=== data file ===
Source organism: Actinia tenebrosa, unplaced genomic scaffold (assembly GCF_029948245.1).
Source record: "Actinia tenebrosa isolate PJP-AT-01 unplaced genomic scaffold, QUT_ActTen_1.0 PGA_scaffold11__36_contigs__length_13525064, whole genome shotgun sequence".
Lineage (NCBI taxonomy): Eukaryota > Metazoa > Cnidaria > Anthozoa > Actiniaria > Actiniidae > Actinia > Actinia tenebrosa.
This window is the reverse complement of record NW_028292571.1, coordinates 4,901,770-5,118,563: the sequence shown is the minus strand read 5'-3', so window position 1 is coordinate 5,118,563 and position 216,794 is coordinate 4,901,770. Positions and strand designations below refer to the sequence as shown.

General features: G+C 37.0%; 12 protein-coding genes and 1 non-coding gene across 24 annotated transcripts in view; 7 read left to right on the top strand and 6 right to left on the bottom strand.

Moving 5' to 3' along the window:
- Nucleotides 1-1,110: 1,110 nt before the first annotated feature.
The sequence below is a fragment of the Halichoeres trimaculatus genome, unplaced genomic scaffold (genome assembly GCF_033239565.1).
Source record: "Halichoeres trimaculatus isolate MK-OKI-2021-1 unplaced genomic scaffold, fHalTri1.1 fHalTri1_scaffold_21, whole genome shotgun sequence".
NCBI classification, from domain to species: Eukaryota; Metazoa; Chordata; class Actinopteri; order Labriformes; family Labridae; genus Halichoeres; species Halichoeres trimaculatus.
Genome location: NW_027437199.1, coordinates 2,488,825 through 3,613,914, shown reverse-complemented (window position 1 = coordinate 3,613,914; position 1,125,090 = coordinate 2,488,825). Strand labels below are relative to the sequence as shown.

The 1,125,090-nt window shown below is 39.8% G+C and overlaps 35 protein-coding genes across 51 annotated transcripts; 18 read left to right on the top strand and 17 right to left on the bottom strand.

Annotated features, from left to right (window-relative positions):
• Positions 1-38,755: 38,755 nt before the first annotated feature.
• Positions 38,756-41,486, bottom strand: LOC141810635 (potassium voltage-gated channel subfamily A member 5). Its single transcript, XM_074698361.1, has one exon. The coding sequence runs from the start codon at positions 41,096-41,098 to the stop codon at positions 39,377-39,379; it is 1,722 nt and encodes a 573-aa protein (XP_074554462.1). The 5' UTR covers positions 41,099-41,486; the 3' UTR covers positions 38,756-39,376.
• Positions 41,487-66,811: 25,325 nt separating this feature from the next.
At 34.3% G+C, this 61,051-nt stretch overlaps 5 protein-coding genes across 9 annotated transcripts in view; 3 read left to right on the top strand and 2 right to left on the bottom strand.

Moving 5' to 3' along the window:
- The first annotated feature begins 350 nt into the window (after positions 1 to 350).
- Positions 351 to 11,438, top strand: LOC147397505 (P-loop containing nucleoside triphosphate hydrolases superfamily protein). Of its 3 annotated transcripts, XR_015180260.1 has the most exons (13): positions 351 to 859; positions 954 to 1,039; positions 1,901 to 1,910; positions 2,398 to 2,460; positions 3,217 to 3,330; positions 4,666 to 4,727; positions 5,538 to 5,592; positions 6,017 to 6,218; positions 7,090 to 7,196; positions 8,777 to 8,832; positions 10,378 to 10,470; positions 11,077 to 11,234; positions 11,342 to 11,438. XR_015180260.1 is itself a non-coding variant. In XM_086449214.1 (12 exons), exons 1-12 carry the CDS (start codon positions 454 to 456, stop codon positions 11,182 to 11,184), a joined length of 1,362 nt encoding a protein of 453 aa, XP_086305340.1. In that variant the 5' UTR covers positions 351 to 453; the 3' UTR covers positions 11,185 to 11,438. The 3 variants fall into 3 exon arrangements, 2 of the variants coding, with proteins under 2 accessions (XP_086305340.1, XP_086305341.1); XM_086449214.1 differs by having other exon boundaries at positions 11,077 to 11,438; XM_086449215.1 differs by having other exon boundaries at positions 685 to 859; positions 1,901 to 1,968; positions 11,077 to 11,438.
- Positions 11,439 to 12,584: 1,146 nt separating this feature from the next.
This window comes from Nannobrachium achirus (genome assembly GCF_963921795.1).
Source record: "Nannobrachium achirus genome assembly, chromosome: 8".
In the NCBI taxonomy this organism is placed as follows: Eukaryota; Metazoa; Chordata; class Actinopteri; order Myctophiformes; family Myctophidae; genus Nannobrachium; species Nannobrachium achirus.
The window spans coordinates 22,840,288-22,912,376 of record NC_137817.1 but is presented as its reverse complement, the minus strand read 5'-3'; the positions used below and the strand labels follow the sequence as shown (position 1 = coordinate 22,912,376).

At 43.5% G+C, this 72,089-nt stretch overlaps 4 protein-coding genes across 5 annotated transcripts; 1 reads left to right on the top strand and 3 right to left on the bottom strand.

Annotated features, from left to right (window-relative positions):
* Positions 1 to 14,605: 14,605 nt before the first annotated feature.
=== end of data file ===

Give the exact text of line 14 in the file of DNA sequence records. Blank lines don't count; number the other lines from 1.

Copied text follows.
• Positions 1-38,755: 38,755 nt before the first annotated feature.